Employers Should Prepare for Rare General Strike
Author: Marta Moakley, XpertHR Legal Editor
February 15, 2017
Employers may face a rare general strike as soon as February 17. Activists and strike organizers are seeking to demonstrate against the policies of the current administration and congressional majority leaders. The call to action has been widely covered by the media, and has been the subject of numerous social media posts. Employers should plan to respond to any workplace disruptions and to address work rules violations in a timely manner.
Activists and grass-roots movements organizing for a general strike involve entire communities of workers. These types of strikes are not generally protected by the National Labor Relations Act (NLRA), which protects work stoppages only under certain, limited circumstances, including:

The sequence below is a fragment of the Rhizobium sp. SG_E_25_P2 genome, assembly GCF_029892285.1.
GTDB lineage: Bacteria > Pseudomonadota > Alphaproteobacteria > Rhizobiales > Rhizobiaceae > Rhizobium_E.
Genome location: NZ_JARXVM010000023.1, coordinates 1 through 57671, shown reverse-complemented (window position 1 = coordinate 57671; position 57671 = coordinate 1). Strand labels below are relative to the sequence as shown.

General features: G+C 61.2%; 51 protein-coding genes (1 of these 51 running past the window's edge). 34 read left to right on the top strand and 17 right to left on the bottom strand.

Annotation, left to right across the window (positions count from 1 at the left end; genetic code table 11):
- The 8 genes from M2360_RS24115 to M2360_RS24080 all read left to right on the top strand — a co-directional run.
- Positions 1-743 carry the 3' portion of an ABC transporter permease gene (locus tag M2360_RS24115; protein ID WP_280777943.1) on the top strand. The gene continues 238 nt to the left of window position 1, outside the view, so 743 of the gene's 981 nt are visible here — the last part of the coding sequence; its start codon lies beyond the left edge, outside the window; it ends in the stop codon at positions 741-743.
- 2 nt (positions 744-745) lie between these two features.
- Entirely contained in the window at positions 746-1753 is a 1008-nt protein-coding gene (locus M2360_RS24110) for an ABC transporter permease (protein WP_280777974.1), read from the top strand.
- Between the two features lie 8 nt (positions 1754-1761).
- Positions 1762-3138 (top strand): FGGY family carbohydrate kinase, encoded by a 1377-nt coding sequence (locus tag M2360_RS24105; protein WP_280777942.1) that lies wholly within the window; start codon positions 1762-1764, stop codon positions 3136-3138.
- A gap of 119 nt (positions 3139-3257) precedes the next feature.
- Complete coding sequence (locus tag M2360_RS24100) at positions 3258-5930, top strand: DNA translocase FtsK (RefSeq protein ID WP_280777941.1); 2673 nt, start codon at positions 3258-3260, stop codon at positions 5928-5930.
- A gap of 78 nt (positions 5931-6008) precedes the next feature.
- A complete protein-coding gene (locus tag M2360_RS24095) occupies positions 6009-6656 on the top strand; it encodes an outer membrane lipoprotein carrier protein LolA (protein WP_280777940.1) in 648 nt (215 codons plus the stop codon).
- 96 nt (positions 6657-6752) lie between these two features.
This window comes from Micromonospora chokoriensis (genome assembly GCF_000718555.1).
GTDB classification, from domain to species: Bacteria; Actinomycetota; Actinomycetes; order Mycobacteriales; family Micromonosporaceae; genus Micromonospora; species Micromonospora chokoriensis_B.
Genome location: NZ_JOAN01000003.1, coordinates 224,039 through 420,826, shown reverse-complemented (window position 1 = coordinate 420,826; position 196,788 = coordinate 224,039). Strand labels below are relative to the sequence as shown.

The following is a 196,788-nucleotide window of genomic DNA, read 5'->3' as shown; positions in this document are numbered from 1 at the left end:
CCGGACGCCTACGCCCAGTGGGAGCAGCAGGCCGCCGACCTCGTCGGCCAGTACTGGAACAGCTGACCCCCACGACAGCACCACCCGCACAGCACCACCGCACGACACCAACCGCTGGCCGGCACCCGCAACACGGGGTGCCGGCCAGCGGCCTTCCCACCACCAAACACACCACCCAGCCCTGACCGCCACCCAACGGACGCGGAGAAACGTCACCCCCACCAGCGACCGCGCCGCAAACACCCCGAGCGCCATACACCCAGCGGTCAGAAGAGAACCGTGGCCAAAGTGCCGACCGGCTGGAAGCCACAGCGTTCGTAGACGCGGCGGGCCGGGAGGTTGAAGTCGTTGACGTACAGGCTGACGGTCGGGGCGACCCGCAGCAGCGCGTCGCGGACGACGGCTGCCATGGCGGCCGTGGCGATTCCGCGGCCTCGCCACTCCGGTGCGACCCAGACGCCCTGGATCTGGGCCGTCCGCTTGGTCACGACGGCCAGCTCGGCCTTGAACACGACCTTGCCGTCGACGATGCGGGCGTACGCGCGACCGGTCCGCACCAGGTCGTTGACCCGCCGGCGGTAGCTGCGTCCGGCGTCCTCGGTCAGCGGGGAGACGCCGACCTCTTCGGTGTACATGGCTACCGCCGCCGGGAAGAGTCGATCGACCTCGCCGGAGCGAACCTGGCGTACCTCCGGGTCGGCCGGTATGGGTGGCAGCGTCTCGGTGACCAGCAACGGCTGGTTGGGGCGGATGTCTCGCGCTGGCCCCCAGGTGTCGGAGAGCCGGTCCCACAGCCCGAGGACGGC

- For purposes of union recognition;
- Economic strikes; and
- For protesting alleged unfair labor practices by employers.
The NLRA protects both union and non-union members, as long as the workers are engaging in a strike that is related to the terms and conditions of employment. A general strike in protest of national policies would, as a general rule, not be covered by the NLRA.
While these types of demonstrations are rare occurrences in the US, employers may prepare by reviewing:
- Existing applicable collective bargaining agreements;
- Any workplace policies that may be relevant, including those that address workplace absences, discipline and political activity; and
- Any state law that may expand employee protections regarding off-duty political activities.
Alternate and/or additional dates for general strikes have been suggested by activists, including March 8 (International Women's Day) and May 1 (May Day).